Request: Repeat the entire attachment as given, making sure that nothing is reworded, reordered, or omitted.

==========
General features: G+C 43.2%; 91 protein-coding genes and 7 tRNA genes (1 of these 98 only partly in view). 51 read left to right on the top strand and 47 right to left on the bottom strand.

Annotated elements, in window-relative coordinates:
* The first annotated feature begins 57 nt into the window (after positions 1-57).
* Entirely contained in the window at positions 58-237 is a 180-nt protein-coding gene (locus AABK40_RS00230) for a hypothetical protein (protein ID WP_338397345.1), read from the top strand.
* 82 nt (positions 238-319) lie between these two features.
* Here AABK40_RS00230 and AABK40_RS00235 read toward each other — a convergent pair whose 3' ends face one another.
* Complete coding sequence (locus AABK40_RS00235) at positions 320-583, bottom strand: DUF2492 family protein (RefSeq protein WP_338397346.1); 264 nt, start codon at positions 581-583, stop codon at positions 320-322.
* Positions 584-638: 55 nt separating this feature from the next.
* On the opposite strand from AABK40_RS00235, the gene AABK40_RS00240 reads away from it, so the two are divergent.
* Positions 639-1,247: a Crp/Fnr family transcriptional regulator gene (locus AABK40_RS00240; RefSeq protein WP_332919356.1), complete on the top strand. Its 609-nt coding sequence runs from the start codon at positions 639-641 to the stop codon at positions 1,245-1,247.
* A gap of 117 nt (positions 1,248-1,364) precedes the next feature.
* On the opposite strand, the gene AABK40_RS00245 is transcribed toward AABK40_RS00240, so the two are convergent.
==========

General features: G+C 43.2%; 91 protein-coding genes and 7 tRNA genes (1 of these 98 only partly in view). 51 read left to right on the top strand and 47 right to left on the bottom strand.

Annotated elements, in window-relative coordinates:
* The first annotated feature begins 57 nt into the window (after positions 1-57).
* Entirely contained in the window at positions 58-237 is a 180-nt protein-coding gene (locus AABK40_RS00230) for a hypothetical protein (protein ID WP_338397345.1), read from the top strand.
* 82 nt (positions 238-319) lie between these two features.
* Here AABK40_RS00230 and AABK40_RS00235 read toward each other — a convergent pair whose 3' ends face one another.
* Complete coding sequence (locus AABK40_RS00235) at positions 320-583, bottom strand: DUF2492 family protein (RefSeq protein WP_338397346.1); 264 nt, start codon at positions 581-583, stop codon at positions 320-322.
* Positions 584-638: 55 nt separating this feature from the next.
* On the opposite strand from AABK40_RS00235, the gene AABK40_RS00240 reads away from it, so the two are divergent.
* Positions 639-1,247: a Crp/Fnr family transcriptional regulator gene (locus AABK40_RS00240; RefSeq protein WP_332919356.1), complete on the top strand. Its 609-nt coding sequence runs from the start codon at positions 639-641 to the stop codon at positions 1,245-1,247.
* A gap of 117 nt (positions 1,248-1,364) precedes the next feature.
* On the opposite strand, the gene AABK40_RS00245 is transcribed toward AABK40_RS00240, so the two are convergent.